Netflix CEO Reed Hastings sometimes deals with investors in quirky ways — and one instance involving a Facebook posting may prove to be too quirky for regulators who oversee the securities markets. The streaming company just disclosed that SEC staff sent a “Wells Notice,” a warning that they will recommend to the commission that it institute a cease and desist proceeding or bring a civil action against Hastings for violating fair disclosure rules. Hastings says (yes, in a Facebook post) that the matter involves a message in July that Netflix subscribers streamed 1B hours of content in June. When Hastings made the comment on Facebook, he didn’t also communicate with the Street in a more formal, and conventional, way — with a public filing at the SEC. The filings are supposed to guarantee that companies disclose material information to all investors equally, not selectively to a few. Hastings says he believes that his posting to more than 200,000 Facebook fans “is very public, especially because many of my subscribers are reporters and bloggers.” In addition he says that “we think the fact of 1 billion hours of viewing in June was not ‘material’ to investors, and we had blogged a few weeks before that we were serving nearly 1 billion hours per month.” Although Netflix shares rose the day of his disclosure, Hastings says that the movement began earlier in the day and was “likely driven by the positive Citigroup research report the evening before.” He adds that he’s “optimistic this can be cleared up quickly through the SEC’s review process.”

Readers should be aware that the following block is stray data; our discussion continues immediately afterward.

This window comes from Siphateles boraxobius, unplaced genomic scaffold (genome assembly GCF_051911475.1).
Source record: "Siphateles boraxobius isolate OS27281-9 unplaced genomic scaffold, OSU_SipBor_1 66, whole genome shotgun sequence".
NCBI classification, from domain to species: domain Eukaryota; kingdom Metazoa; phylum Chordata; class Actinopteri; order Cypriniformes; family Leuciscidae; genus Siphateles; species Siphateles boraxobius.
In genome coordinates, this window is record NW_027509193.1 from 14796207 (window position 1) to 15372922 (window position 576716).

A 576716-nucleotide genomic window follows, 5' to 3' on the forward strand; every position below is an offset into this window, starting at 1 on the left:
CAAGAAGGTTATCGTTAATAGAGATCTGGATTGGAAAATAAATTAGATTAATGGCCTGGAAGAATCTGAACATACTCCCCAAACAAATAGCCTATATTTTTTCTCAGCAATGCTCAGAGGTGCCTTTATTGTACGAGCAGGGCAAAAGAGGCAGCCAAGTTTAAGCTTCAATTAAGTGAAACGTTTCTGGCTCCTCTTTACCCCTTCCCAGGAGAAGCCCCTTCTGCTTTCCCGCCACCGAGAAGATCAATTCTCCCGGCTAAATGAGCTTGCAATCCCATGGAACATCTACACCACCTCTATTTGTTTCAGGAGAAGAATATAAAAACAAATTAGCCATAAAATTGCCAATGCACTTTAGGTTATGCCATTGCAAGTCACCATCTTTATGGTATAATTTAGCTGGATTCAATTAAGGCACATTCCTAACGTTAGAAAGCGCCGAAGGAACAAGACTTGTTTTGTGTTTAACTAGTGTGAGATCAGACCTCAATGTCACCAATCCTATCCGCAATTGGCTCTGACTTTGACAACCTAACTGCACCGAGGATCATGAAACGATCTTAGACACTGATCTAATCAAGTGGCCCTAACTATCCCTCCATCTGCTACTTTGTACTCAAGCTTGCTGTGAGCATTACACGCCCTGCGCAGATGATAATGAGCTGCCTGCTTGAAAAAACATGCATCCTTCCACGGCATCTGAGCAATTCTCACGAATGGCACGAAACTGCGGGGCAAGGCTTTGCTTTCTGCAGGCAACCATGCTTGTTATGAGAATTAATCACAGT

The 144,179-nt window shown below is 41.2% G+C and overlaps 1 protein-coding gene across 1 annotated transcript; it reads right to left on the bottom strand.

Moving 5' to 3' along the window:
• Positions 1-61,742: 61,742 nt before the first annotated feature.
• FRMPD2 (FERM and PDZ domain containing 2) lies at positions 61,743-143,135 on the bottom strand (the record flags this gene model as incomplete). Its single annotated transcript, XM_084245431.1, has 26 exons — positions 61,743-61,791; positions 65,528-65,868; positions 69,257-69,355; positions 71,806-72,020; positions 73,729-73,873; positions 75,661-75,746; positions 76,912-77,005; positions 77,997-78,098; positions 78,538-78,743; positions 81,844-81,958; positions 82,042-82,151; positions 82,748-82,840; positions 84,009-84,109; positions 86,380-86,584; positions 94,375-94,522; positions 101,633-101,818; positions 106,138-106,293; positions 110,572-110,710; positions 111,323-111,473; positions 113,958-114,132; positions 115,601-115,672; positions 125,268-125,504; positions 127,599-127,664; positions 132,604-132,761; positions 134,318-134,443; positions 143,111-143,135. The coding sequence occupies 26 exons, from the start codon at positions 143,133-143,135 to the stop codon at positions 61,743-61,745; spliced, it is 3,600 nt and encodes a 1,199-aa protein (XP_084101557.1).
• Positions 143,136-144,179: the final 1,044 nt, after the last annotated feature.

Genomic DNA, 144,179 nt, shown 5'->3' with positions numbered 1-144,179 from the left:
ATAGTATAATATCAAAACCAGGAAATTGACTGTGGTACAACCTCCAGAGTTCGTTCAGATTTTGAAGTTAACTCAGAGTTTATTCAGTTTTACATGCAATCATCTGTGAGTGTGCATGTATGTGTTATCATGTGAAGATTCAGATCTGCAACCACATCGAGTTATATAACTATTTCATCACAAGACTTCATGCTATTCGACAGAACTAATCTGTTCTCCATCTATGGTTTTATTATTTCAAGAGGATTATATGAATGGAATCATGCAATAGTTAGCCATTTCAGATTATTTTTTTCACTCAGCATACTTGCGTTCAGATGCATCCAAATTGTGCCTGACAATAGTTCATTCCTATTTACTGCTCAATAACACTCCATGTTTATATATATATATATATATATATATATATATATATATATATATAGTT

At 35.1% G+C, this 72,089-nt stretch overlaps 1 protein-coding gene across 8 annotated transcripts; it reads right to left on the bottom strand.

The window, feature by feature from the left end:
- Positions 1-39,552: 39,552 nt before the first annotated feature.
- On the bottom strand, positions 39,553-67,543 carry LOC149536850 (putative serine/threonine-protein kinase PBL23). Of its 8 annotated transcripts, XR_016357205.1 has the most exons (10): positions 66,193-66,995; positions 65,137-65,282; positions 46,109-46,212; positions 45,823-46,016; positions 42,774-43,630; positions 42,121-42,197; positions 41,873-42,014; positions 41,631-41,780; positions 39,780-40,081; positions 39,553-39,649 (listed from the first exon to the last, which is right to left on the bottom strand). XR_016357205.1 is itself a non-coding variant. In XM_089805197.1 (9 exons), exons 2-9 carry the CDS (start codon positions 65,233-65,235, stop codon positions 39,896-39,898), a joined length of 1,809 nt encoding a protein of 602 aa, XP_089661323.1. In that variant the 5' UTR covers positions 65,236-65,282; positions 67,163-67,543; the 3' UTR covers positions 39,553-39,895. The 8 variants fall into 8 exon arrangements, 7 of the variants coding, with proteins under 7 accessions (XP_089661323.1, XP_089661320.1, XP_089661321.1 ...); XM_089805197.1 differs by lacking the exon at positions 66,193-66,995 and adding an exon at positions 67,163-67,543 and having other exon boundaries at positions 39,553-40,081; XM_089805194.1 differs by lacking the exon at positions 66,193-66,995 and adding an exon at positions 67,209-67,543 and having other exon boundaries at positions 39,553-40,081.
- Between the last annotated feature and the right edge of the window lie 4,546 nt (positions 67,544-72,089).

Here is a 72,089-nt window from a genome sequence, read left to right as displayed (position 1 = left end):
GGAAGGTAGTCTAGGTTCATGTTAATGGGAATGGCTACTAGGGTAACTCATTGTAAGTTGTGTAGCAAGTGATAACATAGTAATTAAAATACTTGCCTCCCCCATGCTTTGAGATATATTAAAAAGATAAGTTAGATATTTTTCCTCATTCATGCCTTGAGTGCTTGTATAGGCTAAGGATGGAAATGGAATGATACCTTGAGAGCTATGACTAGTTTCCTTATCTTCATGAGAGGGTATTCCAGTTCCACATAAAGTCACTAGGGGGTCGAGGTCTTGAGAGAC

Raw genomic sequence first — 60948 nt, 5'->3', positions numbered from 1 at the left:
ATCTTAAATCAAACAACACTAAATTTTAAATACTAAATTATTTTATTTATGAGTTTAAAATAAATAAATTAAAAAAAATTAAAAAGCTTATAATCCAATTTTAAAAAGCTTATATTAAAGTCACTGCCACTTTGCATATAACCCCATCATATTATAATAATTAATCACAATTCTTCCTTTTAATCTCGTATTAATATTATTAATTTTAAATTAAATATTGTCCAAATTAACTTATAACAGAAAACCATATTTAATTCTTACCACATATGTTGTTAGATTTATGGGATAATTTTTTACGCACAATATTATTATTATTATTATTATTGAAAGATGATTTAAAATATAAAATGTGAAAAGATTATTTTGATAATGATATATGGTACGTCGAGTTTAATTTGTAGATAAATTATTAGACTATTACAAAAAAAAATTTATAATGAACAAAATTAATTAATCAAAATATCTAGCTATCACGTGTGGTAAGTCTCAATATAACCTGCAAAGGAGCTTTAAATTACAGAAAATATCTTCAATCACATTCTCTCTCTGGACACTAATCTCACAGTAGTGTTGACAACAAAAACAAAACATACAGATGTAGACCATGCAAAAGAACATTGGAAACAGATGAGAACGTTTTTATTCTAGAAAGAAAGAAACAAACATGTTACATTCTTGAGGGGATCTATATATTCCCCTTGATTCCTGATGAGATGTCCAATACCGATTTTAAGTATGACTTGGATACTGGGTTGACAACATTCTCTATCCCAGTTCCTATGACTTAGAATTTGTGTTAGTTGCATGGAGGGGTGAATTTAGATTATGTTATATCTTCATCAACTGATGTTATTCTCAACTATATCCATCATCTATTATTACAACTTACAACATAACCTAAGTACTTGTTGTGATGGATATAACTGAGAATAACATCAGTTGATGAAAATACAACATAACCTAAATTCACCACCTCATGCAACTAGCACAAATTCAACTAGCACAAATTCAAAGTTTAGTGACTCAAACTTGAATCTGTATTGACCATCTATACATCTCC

Besides the reliance on Facebook, each quarter Netflix eschews the conventional way of disclosing earnings — with a press release that includes the income statement, balance sheet, and cash flow statement. Instead the company files two documents: a letter to investors with a summary of the results, and an electronic spreadsheet with the detailed numbers. Also the company’s quarterly analyst briefing is divided into two parts: one where an aide poses questions to Hastings based on emails analysts send in advance, and another where a few analysts ask him questions directly. Most companies just let analysts ask their questions directly.